The quartet was originally opened in June 2022 in London during a special evening with Sukhinder Singh (Elixir, The Whisky Exchange) and two Bombay Malt & Cigar gents (naturally including the “birthday boy!). As I missed it, we rescheduled for October 2022, also in London, sharing with a former Bombay Whisky Lady and other friends.

However, our tastings with these bottles weren’t done! Two sets of 100ml samples were re-bottled and dispatched to Mumbai for two evenings:

  • Whisky Ladies on November 1 as a special joint birthday treat for myself and one other Whisky Lady (sharing the same birthday) who flew in from Hyderabad… the only challenge here was splitting 100ml between 8 ladies!
  • Bombay Malt & Cigar gents on Nov 6 to share with the others who were intended to be part of the original 60th birthday celebration that inspired the whole set! Which just so happened to also be my partner’s birthday (who joined us for dinner)

It was so interesting to see the commonalities and differences between the tasting sessions! Different settings, different personalities, and different whisky style preferences meant we could experience different dimensions. What an incredibly rewarding way to experience such lovely and varied whiskies!

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Chorlton’s marvelous Mannochmore 13 years 59%

There we were, one fine summer evening… back from a day of catching great music at Nurnberg’s Bardentreffen festival. As the sun set, it was still clearly a gin & tonic kind of evening… however as my companions are also fellow whisky aficionados we simply could not call it a night without a wee nip! Nicely poised on the “top shelf’, this beautiful Mannochmore beckoned… simply too enticing to resist.

This is the 2nd Mannochmore I’ve tried from the Chorlton La Nouvelle Vague series. I missed being able to purchase it when first released in the UK and was exceedingly thankful a few eventually made their way to The Netherland’s Whisky.Base, enabling me to have it shipped directly to Deutschland.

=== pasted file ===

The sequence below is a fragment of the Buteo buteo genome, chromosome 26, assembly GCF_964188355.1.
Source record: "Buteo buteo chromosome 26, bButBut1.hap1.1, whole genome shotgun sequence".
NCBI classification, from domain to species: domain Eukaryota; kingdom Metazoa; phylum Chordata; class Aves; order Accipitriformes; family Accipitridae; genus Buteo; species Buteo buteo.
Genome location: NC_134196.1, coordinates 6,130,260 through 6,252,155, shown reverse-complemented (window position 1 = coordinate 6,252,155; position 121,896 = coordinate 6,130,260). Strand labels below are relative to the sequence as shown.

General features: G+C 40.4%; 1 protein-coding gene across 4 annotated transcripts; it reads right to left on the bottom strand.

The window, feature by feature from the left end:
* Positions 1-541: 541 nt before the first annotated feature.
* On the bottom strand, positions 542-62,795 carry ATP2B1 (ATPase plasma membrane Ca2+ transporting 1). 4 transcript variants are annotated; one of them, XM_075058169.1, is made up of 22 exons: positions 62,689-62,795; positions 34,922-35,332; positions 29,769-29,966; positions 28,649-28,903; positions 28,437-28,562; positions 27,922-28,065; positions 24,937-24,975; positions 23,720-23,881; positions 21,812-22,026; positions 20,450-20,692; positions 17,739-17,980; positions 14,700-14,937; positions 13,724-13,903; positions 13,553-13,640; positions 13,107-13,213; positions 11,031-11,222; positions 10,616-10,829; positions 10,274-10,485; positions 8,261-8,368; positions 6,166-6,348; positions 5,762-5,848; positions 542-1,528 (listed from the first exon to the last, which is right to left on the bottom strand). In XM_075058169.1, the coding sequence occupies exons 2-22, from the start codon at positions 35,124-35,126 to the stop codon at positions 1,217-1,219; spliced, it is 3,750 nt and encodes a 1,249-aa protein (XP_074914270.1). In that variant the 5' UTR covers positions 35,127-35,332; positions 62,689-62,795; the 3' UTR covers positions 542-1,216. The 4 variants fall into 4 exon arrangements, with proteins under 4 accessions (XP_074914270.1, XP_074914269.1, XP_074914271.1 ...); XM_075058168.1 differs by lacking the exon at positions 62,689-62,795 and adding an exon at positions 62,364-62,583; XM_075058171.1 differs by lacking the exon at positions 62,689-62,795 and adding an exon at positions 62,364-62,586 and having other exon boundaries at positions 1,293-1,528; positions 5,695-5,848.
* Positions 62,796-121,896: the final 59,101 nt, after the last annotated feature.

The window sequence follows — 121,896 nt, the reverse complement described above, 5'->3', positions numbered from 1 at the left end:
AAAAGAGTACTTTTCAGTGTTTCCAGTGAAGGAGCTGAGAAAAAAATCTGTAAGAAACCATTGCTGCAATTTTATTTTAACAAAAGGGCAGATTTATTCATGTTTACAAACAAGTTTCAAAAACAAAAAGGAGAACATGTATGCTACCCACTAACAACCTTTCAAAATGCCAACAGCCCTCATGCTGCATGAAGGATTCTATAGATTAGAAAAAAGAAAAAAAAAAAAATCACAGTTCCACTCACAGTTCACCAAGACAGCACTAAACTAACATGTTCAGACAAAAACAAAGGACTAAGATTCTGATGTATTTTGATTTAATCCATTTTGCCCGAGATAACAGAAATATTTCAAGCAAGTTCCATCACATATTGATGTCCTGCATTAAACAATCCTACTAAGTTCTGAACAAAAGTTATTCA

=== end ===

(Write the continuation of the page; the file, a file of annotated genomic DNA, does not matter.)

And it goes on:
As for the whisky…. read on…

Mannochmore 13 year 59% 162 bottles

  • Nose – Mmmmm fruits! pears, plums shifting into dried fruit… like trail mix with coconut flakes, raisins, nuts and more… then shifted further into banoffee, vanilla, creamy… then a tropical delight with pineapple, caramel, raisins – think a rich pineapple upside down cake… further evolved into lemon curd, waxy, shortbread, honey sweetness… with a hint of amaretto…
  • Palate – Oh my! Very clear its higher proof, intense and flavourful with a nice spice kick, think banana bread that is generous with nuts, toffee
  • Finish – The slightly bitter nutty element carries through – almond or roasted hazelnuts – or perhaps something more like chikki – a kind of Indian peanut brittle

I expected another delightful summery dram… it delivered that and more! It is one of those fruity sunshine whiskies… however, at full cask strength, it is intense and powerful on the palate. But wow! That nose – so delicious and intoxicating! Just makes you come back over and over and over for a blissful whiff!

Curious, we added a few drops of water…. on the nose it simply made it sweeter and fruitier with a citrus twist – made me think of lemon meringue pie. While on the palate, it smoothed out the intensity while retaining the voluptuous fruity element chased by sweet spices. And with that yummy sweet and salty nutty finish? Put simply, this is a summer dram that invites you to simply slow down, savor and enjoy.

Above all – that nose! Better than perfume… even after the last sip, the aromas in the glass were so sweetly fragrant. Such a treat!

What did David have to say? Here is what he shared in his release email:

So, the first new bottling is this 13-year-old Mannochmore. The cask yield for this was a bit of a disaster (about 100 fewer bottles than I’d expected, probably due to a slow undetected leak…).

On the nose: lemon syrup, limoncello, lemongrass (there’s a theme emerging!) plus orange barley sugar and a little honey. I also find some spearmint chews, and a touch of minerality and something a little bit beery (or maybe pet nat yeastiness for the hipster crowd!).